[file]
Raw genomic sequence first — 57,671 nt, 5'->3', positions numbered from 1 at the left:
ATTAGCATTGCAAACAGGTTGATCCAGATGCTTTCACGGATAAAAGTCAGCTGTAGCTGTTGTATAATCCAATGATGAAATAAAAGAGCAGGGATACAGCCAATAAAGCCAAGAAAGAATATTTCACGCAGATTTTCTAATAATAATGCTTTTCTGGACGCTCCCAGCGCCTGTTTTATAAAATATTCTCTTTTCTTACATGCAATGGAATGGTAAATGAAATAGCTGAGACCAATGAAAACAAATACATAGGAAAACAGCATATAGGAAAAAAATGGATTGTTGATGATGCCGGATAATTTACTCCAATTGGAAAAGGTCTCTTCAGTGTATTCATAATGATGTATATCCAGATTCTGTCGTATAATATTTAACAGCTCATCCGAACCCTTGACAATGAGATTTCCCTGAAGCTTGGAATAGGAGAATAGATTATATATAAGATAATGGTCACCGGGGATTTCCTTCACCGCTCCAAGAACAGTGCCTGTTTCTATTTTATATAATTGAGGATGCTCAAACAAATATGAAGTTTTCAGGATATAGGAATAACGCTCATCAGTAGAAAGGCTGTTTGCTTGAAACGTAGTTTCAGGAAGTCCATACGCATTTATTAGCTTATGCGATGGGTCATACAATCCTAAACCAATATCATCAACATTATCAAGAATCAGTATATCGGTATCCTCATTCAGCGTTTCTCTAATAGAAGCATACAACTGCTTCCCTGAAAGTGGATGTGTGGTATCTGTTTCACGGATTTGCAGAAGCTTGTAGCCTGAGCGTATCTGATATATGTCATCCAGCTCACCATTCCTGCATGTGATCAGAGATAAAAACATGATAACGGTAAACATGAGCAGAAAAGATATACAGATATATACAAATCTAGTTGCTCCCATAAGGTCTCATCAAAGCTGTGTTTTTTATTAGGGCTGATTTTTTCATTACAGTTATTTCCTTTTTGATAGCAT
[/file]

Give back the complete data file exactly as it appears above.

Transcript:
Raw genomic sequence first — 57,671 nt, 5'->3', positions numbered from 1 at the left:
ATTAGCATTGCAAACAGGTTGATCCAGATGCTTTCACGGATAAAAGTCAGCTGTAGCTGTTGTATAATCCAATGATGAAATAAAAGAGCAGGGATACAGCCAATAAAGCCAAGAAAGAATATTTCACGCAGATTTTCTAATAATAATGCTTTTCTGGACGCTCCCAGCGCCTGTTTTATAAAATATTCTCTTTTCTTACATGCAATGGAATGGTAAATGAAATAGCTGAGACCAATGAAAACAAATACATAGGAAAACAGCATATAGGAAAAAAATGGATTGTTGATGATGCCGGATAATTTACTCCAATTGGAAAAGGTCTCTTCAGTGTATTCATAATGATGTATATCCAGATTCTGTCGTATAATATTTAACAGCTCATCCGAACCCTTGACAATGAGATTTCCCTGAAGCTTGGAATAGGAGAATAGATTATATATAAGATAATGGTCACCGGGGATTTCCTTCACCGCTCCAAGAACAGTGCCTGTTTCTATTTTATATAATTGAGGATGCTCAAACAAATATGAAGTTTTCAGGATATAGGAATAACGCTCATCAGTAGAAAGGCTGTTTGCTTGAAACGTAGTTTCAGGAAGTCCATACGCATTTATTAGCTTATGCGATGGGTCATACAATCCTAAACCAATATCATCAACATTATCAAGAATCAGTATATCGGTATCCTCATTCAGCGTTTCTCTAATAGAAGCATACAACTGCTTCCCTGAAAGTGGATGTGTGGTATCTGTTTCACGGATTTGCAGAAGCTTGTAGCCTGAGCGTATCTGATATATGTCATCCAGCTCACCATTCCTGCATGTGATCAGAGATAAAAACATGATAACGGTAAACATGAGCAGAAAAGATATACAGATATATACAAATCTAGTTGCTCCCATAAGGTCTCATCAAAGCTGTGTTTTTTATTAGGGCTGATTTTTTCATTACAGTTATTTCCTTTTTGATAGCAT